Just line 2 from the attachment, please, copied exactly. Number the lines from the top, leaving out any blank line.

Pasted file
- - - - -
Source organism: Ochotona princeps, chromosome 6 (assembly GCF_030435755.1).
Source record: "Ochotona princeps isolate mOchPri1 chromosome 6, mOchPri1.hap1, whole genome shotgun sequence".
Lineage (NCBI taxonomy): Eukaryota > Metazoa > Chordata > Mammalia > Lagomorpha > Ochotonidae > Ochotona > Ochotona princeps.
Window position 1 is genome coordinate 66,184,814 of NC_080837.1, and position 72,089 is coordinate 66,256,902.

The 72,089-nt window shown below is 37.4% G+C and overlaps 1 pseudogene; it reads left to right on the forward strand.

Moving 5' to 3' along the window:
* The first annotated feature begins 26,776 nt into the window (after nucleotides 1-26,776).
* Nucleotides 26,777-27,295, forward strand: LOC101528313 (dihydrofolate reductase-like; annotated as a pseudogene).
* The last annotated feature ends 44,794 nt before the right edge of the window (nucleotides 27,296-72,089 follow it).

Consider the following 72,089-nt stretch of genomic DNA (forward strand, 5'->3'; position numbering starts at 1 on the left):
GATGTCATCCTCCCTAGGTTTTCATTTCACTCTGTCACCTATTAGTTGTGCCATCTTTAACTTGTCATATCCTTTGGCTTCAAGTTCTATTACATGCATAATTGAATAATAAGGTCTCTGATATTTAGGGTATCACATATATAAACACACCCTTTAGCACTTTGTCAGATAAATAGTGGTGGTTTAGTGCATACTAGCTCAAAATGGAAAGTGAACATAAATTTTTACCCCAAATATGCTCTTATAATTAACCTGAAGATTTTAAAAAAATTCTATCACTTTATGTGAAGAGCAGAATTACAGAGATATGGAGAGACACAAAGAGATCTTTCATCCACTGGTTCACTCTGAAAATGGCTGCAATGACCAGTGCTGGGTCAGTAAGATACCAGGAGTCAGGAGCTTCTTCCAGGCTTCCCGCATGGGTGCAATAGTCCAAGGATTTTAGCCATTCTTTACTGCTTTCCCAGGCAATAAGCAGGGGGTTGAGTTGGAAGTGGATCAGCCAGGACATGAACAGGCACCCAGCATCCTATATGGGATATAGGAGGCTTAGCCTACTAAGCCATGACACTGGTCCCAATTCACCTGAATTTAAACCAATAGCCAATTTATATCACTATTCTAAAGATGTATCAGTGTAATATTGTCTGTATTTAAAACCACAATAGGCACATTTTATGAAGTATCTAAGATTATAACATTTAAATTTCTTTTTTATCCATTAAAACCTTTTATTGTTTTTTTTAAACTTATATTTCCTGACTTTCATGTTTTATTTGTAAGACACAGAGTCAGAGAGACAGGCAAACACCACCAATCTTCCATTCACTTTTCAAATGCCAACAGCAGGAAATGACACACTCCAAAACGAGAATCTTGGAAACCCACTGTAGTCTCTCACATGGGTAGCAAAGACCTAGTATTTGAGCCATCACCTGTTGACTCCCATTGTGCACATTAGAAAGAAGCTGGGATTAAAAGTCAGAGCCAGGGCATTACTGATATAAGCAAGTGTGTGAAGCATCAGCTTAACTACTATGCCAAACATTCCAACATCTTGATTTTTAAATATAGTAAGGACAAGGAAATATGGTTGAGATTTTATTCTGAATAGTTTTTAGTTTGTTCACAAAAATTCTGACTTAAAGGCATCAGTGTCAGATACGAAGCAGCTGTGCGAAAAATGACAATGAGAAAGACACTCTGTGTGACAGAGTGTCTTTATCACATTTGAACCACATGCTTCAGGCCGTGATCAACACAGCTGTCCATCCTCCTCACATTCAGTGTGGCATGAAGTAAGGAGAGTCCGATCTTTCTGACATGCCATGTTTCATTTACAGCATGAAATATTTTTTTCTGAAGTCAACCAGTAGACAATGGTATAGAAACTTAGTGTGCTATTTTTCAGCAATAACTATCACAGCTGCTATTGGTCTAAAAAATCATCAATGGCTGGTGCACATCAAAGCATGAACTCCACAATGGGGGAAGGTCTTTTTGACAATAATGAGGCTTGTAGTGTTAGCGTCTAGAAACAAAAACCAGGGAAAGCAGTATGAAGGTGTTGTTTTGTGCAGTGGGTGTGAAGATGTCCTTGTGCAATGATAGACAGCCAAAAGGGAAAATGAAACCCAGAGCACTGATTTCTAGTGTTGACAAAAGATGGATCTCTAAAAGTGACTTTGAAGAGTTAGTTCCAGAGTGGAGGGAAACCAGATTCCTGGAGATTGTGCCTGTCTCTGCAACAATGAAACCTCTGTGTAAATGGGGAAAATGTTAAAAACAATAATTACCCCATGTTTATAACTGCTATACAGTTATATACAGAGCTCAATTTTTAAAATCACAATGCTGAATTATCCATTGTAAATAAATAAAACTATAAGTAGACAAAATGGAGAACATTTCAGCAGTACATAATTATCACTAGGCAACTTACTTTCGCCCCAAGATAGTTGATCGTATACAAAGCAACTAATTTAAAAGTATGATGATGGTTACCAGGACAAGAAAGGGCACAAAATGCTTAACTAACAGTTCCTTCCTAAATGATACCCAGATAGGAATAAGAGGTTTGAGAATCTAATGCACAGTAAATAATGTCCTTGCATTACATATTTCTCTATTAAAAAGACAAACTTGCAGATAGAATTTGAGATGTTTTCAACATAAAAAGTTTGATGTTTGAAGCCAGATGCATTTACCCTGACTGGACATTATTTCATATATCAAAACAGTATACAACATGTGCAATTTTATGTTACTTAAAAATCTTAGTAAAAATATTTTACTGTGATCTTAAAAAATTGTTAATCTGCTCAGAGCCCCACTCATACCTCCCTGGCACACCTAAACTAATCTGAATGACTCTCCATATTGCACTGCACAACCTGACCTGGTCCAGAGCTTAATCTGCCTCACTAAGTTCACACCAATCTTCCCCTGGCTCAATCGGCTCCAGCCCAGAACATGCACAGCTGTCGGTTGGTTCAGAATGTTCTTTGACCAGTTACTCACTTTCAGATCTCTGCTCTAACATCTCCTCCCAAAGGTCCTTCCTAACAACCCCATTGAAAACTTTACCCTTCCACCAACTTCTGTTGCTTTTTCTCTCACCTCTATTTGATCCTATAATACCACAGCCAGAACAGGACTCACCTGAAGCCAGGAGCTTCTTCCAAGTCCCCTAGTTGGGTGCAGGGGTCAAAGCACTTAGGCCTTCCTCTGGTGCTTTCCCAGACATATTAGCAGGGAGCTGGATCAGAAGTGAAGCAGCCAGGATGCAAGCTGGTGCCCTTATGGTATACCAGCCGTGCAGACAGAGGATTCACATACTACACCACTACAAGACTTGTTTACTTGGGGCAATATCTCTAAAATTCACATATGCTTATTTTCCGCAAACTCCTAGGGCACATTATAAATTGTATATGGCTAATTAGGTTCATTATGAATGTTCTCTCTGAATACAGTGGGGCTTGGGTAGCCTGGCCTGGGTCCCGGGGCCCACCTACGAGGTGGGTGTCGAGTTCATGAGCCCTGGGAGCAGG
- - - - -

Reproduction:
Source record: "Ochotona princeps isolate mOchPri1 chromosome 6, mOchPri1.hap1, whole genome shotgun sequence".